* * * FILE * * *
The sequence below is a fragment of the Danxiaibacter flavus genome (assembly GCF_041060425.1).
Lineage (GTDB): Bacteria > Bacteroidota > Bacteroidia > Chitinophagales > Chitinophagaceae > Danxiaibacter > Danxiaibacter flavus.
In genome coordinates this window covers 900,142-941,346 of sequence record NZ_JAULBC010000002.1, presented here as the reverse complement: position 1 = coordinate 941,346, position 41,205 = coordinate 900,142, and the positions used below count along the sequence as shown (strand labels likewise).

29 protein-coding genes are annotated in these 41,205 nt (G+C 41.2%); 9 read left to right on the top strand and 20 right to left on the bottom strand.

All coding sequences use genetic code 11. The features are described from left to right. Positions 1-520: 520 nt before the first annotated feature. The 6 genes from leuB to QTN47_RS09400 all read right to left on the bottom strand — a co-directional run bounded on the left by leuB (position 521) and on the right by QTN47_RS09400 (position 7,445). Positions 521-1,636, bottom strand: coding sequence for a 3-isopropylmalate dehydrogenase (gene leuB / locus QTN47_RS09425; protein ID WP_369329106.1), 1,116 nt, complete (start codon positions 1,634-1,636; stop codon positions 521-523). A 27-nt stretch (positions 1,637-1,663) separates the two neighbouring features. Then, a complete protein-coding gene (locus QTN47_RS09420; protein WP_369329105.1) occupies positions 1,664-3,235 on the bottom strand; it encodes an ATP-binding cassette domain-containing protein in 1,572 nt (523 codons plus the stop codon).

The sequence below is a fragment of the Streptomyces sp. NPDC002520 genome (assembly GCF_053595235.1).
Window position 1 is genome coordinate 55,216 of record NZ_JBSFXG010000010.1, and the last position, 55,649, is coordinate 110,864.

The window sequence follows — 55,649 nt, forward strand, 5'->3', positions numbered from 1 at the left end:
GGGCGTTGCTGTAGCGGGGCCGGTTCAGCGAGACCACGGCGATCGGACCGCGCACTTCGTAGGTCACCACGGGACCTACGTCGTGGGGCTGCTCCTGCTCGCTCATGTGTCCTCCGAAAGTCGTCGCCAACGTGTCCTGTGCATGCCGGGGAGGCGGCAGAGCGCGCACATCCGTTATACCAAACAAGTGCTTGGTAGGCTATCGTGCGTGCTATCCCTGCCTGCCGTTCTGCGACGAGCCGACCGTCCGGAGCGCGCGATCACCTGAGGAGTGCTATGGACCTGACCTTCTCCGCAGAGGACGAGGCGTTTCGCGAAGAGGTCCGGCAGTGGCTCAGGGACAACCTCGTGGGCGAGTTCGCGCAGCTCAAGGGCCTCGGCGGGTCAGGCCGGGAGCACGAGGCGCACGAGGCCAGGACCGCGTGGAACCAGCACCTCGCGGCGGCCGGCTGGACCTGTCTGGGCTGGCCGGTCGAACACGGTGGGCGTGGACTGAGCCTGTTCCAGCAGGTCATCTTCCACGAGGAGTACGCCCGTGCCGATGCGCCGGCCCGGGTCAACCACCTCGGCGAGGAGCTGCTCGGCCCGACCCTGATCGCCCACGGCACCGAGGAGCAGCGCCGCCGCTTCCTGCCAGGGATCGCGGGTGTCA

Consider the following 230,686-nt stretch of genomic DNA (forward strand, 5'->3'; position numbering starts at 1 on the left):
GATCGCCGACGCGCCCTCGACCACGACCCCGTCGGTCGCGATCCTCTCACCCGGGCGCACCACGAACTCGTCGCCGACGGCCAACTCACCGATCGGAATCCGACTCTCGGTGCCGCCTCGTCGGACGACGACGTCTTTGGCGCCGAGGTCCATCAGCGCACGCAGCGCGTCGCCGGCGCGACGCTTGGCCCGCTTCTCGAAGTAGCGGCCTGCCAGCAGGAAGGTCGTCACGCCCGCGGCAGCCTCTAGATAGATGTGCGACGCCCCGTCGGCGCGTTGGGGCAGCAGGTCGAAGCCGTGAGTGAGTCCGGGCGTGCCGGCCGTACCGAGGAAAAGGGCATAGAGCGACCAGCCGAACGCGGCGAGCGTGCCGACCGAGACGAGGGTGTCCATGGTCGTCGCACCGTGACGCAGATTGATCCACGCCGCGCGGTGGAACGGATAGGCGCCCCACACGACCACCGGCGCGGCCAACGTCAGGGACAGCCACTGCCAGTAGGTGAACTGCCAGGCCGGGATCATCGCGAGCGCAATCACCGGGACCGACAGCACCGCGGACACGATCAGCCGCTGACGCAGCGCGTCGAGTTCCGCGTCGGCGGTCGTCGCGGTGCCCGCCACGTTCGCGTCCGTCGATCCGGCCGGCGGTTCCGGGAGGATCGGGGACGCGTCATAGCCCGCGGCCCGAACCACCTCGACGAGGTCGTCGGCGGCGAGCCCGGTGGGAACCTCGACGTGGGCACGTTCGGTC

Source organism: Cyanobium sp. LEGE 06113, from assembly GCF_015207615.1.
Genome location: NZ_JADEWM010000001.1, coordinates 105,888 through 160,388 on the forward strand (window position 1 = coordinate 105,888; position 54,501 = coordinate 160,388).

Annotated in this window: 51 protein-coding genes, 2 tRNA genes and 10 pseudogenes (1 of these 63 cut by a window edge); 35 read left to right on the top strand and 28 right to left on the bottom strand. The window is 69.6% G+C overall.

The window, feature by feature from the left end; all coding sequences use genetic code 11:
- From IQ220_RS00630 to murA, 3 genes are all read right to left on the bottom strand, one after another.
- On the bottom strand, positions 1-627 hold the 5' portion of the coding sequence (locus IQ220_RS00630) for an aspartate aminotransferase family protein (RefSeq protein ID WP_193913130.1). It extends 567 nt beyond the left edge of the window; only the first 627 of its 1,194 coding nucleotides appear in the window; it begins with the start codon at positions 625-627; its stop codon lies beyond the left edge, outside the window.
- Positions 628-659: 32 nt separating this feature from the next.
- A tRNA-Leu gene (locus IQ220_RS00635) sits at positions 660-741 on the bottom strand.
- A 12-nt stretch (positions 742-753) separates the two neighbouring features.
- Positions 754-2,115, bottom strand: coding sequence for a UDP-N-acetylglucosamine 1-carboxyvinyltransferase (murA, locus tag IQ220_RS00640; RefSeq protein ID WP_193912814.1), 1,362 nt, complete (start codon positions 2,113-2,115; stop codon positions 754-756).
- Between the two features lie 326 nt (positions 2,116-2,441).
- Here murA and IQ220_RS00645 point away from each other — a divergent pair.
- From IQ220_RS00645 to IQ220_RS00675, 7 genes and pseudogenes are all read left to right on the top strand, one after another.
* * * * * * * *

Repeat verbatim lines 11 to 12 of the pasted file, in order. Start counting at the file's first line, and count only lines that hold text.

GATCGCCGACGCGCCCTCGACCACGACCCCGTCGGTCGCGATCCTCTCACCCGGGCGCACCACGAACTCGTCGCCGACGGCCAACTCACCGATCGGAATCCGACTCTCGGTGCCGCCTCGTCGGACGACGACGTCTTTGGCGCCGAGGTCCATCAGCGCACGCAGCGCGTCGCCGGCGCGACGCTTGGCCCGCTTCTCGAAGTAGCGGCCTGCCAGCAGGAAGGTCGTCACGCCCGCGGCAGCCTCTAGATAGATGTGCGACGCCCCGTCGGCGCGTTGGGGCAGCAGGTCGAAGCCGTGAGTGAGTCCGGGCGTGCCGGCCGTACCGAGGAAAAGGGCATAGAGCGACCAGCCGAACGCGGCGAGCGTGCCGACCGAGACGAGGGTGTCCATGGTCGTCGCACCGTGACGCAGATTGATCCACGCCGCGCGGTGGAACGGATAGGCGCCCCACACGACCACCGGCGCGGCCAACGTCAGGGACAGCCACTGCCAGTAGGTGAACTGCCAGGCCGGGATCATCGCGAGCGCAATCACCGGGACCGACAGCACCGCGGACACGATCAGCCGCTGACGCAGCGCGTCGAGTTCCGCGTCGGCGGTCGTCGCGGTGCCCGCCACGTTCGCGTCCGTCGATCCGGCCGGCGGTTCCGGGAGGATCGGGGACGCGTCATAGCCCGCGGCCCGAACCACCTCGACGAGGTCGTCGGCGGCGAGCCCGGTGGGAACCTCGACGTGGGCACGTTCGGTC

Source organism: Cyanobium sp. LEGE 06113, from assembly GCF_015207615.1.